For most of your pregnancy, you're unlikely to notice the placenta, and its location is unlikely to make a difference. However, there are a few factors that might be different if you have an anterior placenta.

Feeling Fetal Movements

Fetal movements may be harder to feel with an anterior placenta. The first fetal movements are usually detected between around weeks 18 to 24, but this may be slightly delayed with an anterior placenta. That's because the placenta forms a cushion between your unborn baby and your belly, which can dampen the force of these kicks. But you shouldn't think an anterior placenta is causing fewer kicks. It's a good idea to note your unborn baby's typical movements and seek medical attention if they appear reduced.

Hearing Your Baby's Heartbeat

If you have an anterior placenta, fetal heartbeats may be harder to detect with Doppler machines because the placenta blocks the sound waves. But again, this isn't usually a cause for concern, and your technician will have experience navigating the situation.

Anterior Placenta and Pregnancy

An anterior placenta on its own won't create a significant difference in your pregnancy, labor, or delivery.

Getting Diagnostic Tests

Some pregnant people get an amniocentesis; the diagnostic test involves taking a sample of your amniotic fluid with a needle for further testing. Having an anterior placenta can make amniocentesis difficult, though your care team can use ultrasound to make sure your placenta isn't harmed.

Possible Increased Risk of Certain Complications

Having an anterior placenta isn't cause for concern, and most pregnancies progress without any complications. That said, some studies have linked the positioning to an increased risk of certain pregnancy complications, including the following:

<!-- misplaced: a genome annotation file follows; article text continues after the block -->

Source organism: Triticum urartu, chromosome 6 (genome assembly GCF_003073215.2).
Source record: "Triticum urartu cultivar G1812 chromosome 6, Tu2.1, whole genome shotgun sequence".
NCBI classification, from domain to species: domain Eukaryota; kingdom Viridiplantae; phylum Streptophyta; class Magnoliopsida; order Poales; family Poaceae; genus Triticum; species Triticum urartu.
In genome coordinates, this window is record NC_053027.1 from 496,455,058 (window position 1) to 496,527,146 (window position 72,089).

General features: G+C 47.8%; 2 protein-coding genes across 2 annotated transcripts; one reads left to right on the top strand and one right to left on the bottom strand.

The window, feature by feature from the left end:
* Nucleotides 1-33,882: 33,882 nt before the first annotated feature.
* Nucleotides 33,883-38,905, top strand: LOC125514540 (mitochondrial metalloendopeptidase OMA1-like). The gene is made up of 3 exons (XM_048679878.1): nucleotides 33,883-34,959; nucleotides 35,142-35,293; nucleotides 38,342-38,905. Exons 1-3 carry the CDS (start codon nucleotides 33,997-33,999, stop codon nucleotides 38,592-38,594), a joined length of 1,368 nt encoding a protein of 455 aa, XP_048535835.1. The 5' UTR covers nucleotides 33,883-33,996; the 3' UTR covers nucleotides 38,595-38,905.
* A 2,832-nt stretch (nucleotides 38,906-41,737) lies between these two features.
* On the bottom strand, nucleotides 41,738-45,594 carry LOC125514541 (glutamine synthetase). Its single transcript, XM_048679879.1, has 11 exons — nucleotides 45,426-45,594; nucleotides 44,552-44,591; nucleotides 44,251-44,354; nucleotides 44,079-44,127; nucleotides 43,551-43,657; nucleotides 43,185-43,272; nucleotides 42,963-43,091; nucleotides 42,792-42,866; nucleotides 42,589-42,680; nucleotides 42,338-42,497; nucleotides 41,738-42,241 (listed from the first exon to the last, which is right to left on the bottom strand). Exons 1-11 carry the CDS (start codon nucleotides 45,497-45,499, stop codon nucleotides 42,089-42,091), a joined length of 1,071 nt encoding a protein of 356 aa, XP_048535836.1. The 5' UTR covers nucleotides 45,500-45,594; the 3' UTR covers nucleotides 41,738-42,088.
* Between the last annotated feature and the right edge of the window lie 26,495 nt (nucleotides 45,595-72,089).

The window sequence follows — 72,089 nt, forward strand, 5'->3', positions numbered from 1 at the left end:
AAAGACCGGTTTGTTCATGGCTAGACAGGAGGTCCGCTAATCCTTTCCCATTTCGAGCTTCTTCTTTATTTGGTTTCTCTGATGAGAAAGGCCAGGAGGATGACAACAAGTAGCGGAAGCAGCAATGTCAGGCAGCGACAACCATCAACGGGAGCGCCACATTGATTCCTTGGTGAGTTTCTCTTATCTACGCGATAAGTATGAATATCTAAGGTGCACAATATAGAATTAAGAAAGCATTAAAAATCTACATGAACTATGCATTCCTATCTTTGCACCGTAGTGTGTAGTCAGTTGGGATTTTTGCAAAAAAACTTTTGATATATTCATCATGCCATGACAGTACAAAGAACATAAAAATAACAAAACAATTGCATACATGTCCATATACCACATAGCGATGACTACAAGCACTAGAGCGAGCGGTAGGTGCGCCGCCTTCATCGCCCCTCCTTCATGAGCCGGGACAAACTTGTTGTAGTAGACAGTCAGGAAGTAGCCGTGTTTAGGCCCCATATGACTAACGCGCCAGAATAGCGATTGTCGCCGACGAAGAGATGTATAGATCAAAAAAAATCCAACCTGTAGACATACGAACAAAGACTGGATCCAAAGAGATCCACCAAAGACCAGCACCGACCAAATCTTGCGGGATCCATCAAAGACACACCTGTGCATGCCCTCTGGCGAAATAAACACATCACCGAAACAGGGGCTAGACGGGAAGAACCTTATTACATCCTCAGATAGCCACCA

• C-section
  • Induced labor
  • Back labor — Often because the baby is be in the occiput posterior position (head down but facing your stomach instead of your back)
  • Gestational diabetes
  • Placental abruption
  • Placenta previa
  • Intrauterine growth retardation
  • Pregnancy-induced hypertension

Does Anterior Placenta Affect Delivery?

In most cases, an anterior placenta doesn't have a huge impact on your delivery. Your contractions won't feel any different, and your birthing experience isn't likely to be affected. Both vaginal and C-sections are considered safe; if you have a C-section, your doctor will use ultrasound to find the best incision location. Delivery problems might only arise if your placenta is partly or fully covering the cervix in a low-lying position.

When to Seek Medical Care

An anterior placenta isn't' cause for concern during your pregnancy. If you experience any of these symptoms, it's a good idea to seek immediate medical care.

  • Fewer fetal movements or none at all
  • Pain in your abdomen
  • Vaginal bleeding
  • Constant or fast contractions
  • Severe back pain
  • Firmness or rigidity of your abdomen
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Parents uses only high-quality sources, including peer-reviewed studies, to support the facts within our articles. Read our editorial process to learn more about how we fact-check and keep our content accurate, reliable, and trustworthy.
  1. Fetal movement in late pregnancy – a content analysis of women’s experiences of how their unborn baby moved less or differentlyBMC Pregnancy Childbirth. 2016.

  2. Anterior placental location influences onset and progress of labor and postpartum outcome. Placenta. 2015.

  3. Placental location and pregnancy outcome. J Turk Ger Gynecol Assoc. 2013.